In February 1973, an initial meeting was held at the Bank's offices at 30th and Market Streets. Delahanty presented the financial pamphlet to the Bank officials in attendance--Plumley, Tulskie, Len Becci (hereinafter "Becci"), Credit Supervisor of the Installment Loan Department, and Mr. Hennion, Sales Manager of Auto Sales for the Installment Loan Department. All of these officials were under Kearney's supervision and reported to him.

Later in February 1973, a second meeting was scheduled with Delahanty, Plumley and Tulskie, which was held at a restaurant in Delaware. Delahanty presented a second publication, "Marketing," in which he elaborated on the implementation and marketing of his leasing proposal. The Bank officials were impressed and expressed the belief that the marketing department of the Bank would most certainly be interested in his ideas.

In late February/early March 1973, a third meeting was held at the Bank's offices at 30th and Market Streets. It was attended by Delahanty, Plumley and Becci. In addition, Frank Dynan (hereinafter "Dynan"), Assistant of the Bank's Marketing and Services Department, was present. At this meeting, a third pamphlet, "Philosophy," was presented and Delahanty made his pitch to secure financing from the Bank for the leasing corporation. At the end of the meeting, Plumley told Delahanty that the Bank was interested in "backing your company" and not interested "in being in the leasing business" itself.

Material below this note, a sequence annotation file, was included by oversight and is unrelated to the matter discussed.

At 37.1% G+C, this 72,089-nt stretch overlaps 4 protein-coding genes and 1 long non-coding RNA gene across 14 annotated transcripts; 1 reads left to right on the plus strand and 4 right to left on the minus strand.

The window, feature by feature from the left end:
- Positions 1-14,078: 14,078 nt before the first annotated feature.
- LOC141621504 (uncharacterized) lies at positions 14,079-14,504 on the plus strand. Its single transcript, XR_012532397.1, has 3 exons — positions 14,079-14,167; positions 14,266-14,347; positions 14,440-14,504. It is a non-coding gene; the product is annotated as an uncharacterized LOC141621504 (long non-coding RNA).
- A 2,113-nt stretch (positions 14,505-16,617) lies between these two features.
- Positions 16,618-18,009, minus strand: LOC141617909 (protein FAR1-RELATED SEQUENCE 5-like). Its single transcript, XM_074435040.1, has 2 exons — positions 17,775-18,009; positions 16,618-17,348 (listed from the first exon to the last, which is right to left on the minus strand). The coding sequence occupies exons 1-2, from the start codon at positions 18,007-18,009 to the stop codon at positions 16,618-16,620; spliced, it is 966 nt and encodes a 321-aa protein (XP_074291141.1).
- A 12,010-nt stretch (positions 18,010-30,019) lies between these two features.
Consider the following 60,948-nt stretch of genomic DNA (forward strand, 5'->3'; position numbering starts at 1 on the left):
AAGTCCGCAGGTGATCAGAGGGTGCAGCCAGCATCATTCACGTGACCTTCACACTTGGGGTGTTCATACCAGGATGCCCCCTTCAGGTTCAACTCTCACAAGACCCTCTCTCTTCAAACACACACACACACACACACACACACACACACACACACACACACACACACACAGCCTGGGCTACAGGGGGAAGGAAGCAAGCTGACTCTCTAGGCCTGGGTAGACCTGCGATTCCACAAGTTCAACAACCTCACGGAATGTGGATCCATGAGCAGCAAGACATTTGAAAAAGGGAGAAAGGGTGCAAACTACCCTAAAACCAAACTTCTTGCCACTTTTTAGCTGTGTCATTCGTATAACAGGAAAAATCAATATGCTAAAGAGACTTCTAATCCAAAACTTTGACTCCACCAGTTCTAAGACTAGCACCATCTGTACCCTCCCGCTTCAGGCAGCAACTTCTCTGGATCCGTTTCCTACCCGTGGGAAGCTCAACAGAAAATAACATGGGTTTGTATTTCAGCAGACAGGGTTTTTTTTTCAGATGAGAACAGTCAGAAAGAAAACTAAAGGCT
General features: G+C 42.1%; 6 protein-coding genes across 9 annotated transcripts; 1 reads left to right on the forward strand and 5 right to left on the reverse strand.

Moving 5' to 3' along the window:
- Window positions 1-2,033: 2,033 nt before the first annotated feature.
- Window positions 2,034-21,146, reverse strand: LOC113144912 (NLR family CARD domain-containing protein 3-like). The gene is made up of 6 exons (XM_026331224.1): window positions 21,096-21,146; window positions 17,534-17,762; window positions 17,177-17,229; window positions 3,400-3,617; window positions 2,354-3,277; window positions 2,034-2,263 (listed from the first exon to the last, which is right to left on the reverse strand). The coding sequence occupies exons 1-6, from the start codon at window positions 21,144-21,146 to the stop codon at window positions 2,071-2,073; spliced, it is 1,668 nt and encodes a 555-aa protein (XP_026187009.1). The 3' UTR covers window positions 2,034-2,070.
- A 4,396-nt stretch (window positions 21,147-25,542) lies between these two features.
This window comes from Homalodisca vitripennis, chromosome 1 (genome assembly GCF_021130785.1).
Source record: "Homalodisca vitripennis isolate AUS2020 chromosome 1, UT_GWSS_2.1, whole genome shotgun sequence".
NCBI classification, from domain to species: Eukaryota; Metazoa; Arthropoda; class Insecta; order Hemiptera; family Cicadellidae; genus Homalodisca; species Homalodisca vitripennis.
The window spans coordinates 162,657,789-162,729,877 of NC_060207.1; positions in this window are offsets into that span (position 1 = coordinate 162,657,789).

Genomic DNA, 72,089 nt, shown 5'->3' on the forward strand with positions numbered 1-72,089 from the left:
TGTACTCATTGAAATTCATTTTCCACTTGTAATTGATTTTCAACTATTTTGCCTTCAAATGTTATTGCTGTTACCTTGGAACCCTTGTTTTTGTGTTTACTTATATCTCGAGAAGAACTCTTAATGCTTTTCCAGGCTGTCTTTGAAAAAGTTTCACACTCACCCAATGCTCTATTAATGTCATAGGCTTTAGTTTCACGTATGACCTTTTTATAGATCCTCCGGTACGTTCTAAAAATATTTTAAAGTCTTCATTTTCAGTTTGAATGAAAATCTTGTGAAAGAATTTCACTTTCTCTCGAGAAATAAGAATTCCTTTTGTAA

In March 1973, Delahanty met with Plumley and Kearney to obtain additional capital for Auto Sales. An additional $27,000 was granted bringing Auto Sales capital loan to $50,000.

A final meeting was held in April 1973, and Delahanty and his accountant, Mr. Rosenberg, presented a Pro Forma Report, to Kearney, Plumley and Becci, which set forth the final details of the new leasing business. No documents were signed at this meeting, but it was agreed that Delahanty would sign personally for a $50,000 loan for base capitalization, obtain credit from the Bank for the individual lease financing and obtain $300,000 for a floor plan line of credit. The original proposal, submitted by Delahanty, required a $150,000 line of credit.